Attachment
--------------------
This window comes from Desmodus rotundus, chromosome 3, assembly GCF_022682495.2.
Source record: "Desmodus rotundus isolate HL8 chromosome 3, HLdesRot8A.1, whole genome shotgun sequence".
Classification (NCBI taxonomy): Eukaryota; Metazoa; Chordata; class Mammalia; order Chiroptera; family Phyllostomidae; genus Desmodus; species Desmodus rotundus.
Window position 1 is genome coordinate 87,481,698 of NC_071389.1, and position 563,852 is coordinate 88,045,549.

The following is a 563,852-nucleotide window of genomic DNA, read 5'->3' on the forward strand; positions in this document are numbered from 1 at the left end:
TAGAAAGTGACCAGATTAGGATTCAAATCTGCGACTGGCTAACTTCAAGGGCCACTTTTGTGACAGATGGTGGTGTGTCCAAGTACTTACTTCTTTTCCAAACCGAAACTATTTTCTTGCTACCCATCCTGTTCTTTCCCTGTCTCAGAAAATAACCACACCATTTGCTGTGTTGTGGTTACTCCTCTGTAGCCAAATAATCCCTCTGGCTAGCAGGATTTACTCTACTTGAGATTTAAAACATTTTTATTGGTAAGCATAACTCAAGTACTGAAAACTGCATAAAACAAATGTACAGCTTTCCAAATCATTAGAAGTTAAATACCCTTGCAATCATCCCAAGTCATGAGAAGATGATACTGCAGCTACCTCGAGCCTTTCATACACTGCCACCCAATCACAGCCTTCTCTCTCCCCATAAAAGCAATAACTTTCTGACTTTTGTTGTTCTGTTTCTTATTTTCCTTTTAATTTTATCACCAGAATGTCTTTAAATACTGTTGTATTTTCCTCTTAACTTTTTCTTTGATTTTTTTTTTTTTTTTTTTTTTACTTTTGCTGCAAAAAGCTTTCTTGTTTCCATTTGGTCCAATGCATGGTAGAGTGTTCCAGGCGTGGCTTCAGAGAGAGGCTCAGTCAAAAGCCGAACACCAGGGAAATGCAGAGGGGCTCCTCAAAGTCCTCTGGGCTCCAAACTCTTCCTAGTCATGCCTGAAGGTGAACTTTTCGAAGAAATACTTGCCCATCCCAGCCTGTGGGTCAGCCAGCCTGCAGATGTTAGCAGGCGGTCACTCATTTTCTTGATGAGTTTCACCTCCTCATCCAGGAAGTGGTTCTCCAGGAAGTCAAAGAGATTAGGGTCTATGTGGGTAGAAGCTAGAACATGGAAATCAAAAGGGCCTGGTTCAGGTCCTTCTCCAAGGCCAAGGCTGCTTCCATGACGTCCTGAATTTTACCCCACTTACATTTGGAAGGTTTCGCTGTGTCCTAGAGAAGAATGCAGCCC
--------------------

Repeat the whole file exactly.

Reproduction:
This window comes from Desmodus rotundus, chromosome 3, assembly GCF_022682495.2.
Source record: "Desmodus rotundus isolate HL8 chromosome 3, HLdesRot8A.1, whole genome shotgun sequence".
Classification (NCBI taxonomy): Eukaryota; Metazoa; Chordata; class Mammalia; order Chiroptera; family Phyllostomidae; genus Desmodus; species Desmodus rotundus.
Window position 1 is genome coordinate 87,481,698 of NC_071389.1, and position 563,852 is coordinate 88,045,549.

The following is a 563,852-nucleotide window of genomic DNA, read 5'->3' on the forward strand; positions in this document are numbered from 1 at the left end:
TAGAAAGTGACCAGATTAGGATTCAAATCTGCGACTGGCTAACTTCAAGGGCCACTTTTGTGACAGATGGTGGTGTGTCCAAGTACTTACTTCTTTTCCAAACCGAAACTATTTTCTTGCTACCCATCCTGTTCTTTCCCTGTCTCAGAAAATAACCACACCATTTGCTGTGTTGTGGTTACTCCTCTGTAGCCAAATAATCCCTCTGGCTAGCAGGATTTACTCTACTTGAGATTTAAAACATTTTTATTGGTAAGCATAACTCAAGTACTGAAAACTGCATAAAACAAATGTACAGCTTTCCAAATCATTAGAAGTTAAATACCCTTGCAATCATCCCAAGTCATGAGAAGATGATACTGCAGCTACCTCGAGCCTTTCATACACTGCCACCCAATCACAGCCTTCTCTCTCCCCATAAAAGCAATAACTTTCTGACTTTTGTTGTTCTGTTTCTTATTTTCCTTTTAATTTTATCACCAGAATGTCTTTAAATACTGTTGTATTTTCCTCTTAACTTTTTCTTTGATTTTTTTTTTTTTTTTTTTTTTACTTTTGCTGCAAAAAGCTTTCTTGTTTCCATTTGGTCCAATGCATGGTAGAGTGTTCCAGGCGTGGCTTCAGAGAGAGGCTCAGTCAAAAGCCGAACACCAGGGAAATGCAGAGGGGCTCCTCAAAGTCCTCTGGGCTCCAAACTCTTCCTAGTCATGCCTGAAGGTGAACTTTTCGAAGAAATACTTGCCCATCCCAGCCTGTGGGTCAGCCAGCCTGCAGATGTTAGCAGGCGGTCACTCATTTTCTTGATGAGTTTCACCTCCTCATCCAGGAAGTGGTTCTCCAGGAAGTCAAAGAGATTAGGGTCTATGTGGGTAGAAGCTAGAACATGGAAATCAAAAGGGCCTGGTTCAGGTCCTTCTCCAAGGCCAAGGCTGCTTCCATGACGTCCTGAATTTTACCCCACTTACATTTGGAAGGTTTCGCTGTGTCCTAGAGAAGAATGCAGCCC